64 of 76 people found the following review helpful
A treasury of intellectual stimulation,
This review is from: Brain Quest Workbook, Grade 2 (Paperback)
This is one in a series of workbooks, each of which offers an abundance of learning activities, exercises, and games that are presented with superb production values. Appropriate to the given age level, much of the material focuses on basic subjects such natural science, mathematics, history, and social studies while enabling children to strengthen their reading, reasoning, and writing skills. The editors of Brain Quest believe that:
"All kids are smart - though they learn at their own speed
All kids learn best when they're having fun
All kids deserve the chance to reach their potential - given the tools they need, there's no limit how far they can go!"
I agree, while presuming to add that children will learn more and have more fun meanwhile if, when completing various exercises, adults are involved. As a parent of four and a grandparent of ten, I can personally attest to the pleasure an adult will also have. Each volume in the series is a WORK book. Exercises are completed with crayolas or pencils on the page on which it appears. Correct answers are provided. One caveat: Resist the temptation to control the learning process as a child completes an exercise.
This volume, for Grade 2 (ages 7-8), was written by Liane Onish, with Jill Swann serving as consulting editor. It is worth noting that Swann was a 2004 National Teacher of the Year Regional Award Winner. The material consists of carefully organized curriculum-based exercises that help children to gain an understanding of phonics, spelling and vocabulary, language arts, reading, writing, cursive, math skills, addition and subtraction, multiplication and fractions, shapes and measurement, time and money, social studies, and science. Also included are more than 150 stickers, an all-new Brain Quest Mini-Card Deck, and a fold-out "50 States, 50 Flags" poster.
Here is a representative selection of exercises:
Girl with Curls
Write [the missing] "er, " "ir, " or "ur" to complete the words. (Page 28)
Spell Like a Shark!
Spell all the "ar" words [start, march, far, party, park, hard, cart, garden, harm, art, large, and bar] from the Word Box in alphabetical order. (49)
Fun at the Playground!
The words on the balls [below] are all pronouns.
Rewrite each sentence using the pronoun that can take the place of the underlined word(s) in each sentence. (77)
Read the story.
Answer the questions for each part of the story. (94-97)
Read the beginning of [each of three stories].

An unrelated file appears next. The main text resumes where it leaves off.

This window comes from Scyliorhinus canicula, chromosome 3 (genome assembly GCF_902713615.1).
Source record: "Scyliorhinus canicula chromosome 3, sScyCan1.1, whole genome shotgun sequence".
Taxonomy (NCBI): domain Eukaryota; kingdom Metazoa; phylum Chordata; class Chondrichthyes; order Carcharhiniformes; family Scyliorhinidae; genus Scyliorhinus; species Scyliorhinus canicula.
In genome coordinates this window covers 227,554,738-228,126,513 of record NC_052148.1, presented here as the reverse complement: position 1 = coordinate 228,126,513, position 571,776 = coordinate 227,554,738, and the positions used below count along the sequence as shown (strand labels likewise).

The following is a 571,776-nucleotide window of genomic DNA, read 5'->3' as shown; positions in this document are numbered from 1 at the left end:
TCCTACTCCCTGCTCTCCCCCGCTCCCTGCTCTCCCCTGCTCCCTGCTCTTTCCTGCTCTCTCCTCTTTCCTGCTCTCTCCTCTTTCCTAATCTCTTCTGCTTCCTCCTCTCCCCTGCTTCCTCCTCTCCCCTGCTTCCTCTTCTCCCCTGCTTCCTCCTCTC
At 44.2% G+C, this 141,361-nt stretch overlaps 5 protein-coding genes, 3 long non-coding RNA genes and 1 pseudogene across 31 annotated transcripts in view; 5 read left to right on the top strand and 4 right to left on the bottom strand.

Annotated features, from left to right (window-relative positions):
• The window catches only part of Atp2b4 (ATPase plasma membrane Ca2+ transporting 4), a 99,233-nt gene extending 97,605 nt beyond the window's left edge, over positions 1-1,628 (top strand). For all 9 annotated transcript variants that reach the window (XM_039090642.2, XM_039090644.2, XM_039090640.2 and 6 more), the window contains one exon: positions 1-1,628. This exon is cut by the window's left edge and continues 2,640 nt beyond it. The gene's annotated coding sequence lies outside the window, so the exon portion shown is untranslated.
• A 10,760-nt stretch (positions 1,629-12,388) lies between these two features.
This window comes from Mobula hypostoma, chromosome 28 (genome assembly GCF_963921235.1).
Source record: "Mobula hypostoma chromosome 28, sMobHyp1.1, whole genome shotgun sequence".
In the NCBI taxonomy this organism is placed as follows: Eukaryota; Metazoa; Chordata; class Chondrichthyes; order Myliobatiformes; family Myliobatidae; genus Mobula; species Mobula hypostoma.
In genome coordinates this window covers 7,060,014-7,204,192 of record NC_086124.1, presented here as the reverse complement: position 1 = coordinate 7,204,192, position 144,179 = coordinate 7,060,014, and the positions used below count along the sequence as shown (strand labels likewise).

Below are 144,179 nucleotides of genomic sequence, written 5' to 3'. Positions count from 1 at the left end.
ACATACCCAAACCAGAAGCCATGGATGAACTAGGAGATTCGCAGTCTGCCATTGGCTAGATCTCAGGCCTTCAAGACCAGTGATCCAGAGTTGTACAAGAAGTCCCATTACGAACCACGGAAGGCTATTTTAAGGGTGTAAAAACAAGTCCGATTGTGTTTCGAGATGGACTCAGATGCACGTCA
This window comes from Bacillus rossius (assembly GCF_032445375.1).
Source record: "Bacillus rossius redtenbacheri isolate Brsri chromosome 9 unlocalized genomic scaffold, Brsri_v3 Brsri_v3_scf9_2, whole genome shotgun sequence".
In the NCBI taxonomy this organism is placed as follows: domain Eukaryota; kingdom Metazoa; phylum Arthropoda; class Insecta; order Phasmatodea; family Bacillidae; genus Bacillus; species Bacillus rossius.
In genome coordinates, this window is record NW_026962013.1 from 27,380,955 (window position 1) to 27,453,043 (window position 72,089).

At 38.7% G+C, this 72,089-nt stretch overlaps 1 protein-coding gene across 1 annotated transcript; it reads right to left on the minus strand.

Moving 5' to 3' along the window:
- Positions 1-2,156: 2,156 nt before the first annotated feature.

Write about what happens next [in the space provided].
Then draw a picture [in the space provided]. (128-130)
H Is for Hannah
Trace the letters. Then write them. [in the space provided].
Trace the sentence. (139)Count by Fours!
Start at 4.
Write the missing numbers on the [Ferris wheel] cars.
[Then] If there were four more cars on the Ferris wheel, what number would be on the last car? [insert number in space indicated] (173)
Hundreds of Gum Balls
Add the numbers using regrouping. (196-197)
Read about these important American women.
Write their names and birthdays on the time line below. (264-265)
Each of the volumes in this series (pre-K through Grade 4) would be an excellent book for parents, grandparents, and others to purchase and then share with a child at an appropriate stage of her or his development. No doubt there are precocious children who will prefer more challenging material associated with later grades but I think it would be a mistake to rush the learning process. Worse yet, to indicate little interest in it.
Congratulations to the Workman Publishing Company and especially to the editors of Brain Quest. How pleased they must be to know that their materials have already helped to nourish so many young minds and to delight so many young hearts and, fortunately, will continue to do so for the development of other children in months and years to come.
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Showing 1-3 of 3 posts in this discussion
Initial post: Oct 14, 2009 8:25:51 AM PDT
Lisa E. Entrepreneur says:
The fact that this review includes representative sections from the book makes it the most helpful review I have ever read. This type of information should be added to the description of the product and not left up to the reviewer. I wasn't sure this book was right for my daughter until reading this information. Now I know it is!
In reply to an earlier post on Oct 14, 2009 10:01:08 AM PDT
Robert Morris says:
Thank you, Lisa, for posting your comments. They are much appreciated.
In reply to an earlier post on Oct 14, 2009 10:01:20 AM PDT
[Deleted by the author on Oct 14, 2009 10:01:33 AM PDT]
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